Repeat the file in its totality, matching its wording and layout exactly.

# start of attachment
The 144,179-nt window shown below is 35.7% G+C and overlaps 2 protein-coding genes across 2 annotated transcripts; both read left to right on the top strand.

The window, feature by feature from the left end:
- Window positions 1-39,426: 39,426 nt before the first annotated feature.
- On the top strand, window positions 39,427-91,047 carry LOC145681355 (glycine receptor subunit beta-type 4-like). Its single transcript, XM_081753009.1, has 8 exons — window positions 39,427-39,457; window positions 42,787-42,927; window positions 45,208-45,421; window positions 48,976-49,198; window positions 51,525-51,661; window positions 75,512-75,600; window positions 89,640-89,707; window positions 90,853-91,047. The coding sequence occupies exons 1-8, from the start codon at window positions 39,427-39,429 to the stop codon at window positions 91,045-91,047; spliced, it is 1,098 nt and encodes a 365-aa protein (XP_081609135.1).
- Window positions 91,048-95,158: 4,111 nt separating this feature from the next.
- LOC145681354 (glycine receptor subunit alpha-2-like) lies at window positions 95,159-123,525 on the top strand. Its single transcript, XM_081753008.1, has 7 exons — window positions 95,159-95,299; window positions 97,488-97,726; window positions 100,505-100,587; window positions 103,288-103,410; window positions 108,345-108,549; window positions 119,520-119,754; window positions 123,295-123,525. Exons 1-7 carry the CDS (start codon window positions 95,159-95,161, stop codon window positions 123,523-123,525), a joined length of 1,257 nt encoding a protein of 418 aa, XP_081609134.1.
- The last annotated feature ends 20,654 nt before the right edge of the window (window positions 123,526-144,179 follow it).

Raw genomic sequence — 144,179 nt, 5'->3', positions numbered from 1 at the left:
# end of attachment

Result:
The 144,179-nt window shown below is 35.7% G+C and overlaps 2 protein-coding genes across 2 annotated transcripts; both read left to right on the top strand.

The window, feature by feature from the left end:
- Window positions 1-39,426: 39,426 nt before the first annotated feature.
- On the top strand, window positions 39,427-91,047 carry LOC145681355 (glycine receptor subunit beta-type 4-like). Its single transcript, XM_081753009.1, has 8 exons — window positions 39,427-39,457; window positions 42,787-42,927; window positions 45,208-45,421; window positions 48,976-49,198; window positions 51,525-51,661; window positions 75,512-75,600; window positions 89,640-89,707; window positions 90,853-91,047. The coding sequence occupies exons 1-8, from the start codon at window positions 39,427-39,429 to the stop codon at window positions 91,045-91,047; spliced, it is 1,098 nt and encodes a 365-aa protein (XP_081609135.1).
- Window positions 91,048-95,158: 4,111 nt separating this feature from the next.
- LOC145681354 (glycine receptor subunit alpha-2-like) lies at window positions 95,159-123,525 on the top strand. Its single transcript, XM_081753008.1, has 7 exons — window positions 95,159-95,299; window positions 97,488-97,726; window positions 100,505-100,587; window positions 103,288-103,410; window positions 108,345-108,549; window positions 119,520-119,754; window positions 123,295-123,525. Exons 1-7 carry the CDS (start codon window positions 95,159-95,161, stop codon window positions 123,523-123,525), a joined length of 1,257 nt encoding a protein of 418 aa, XP_081609134.1.
- The last annotated feature ends 20,654 nt before the right edge of the window (window positions 123,526-144,179 follow it).

Raw genomic sequence — 144,179 nt, 5'->3', positions numbered from 1 at the left: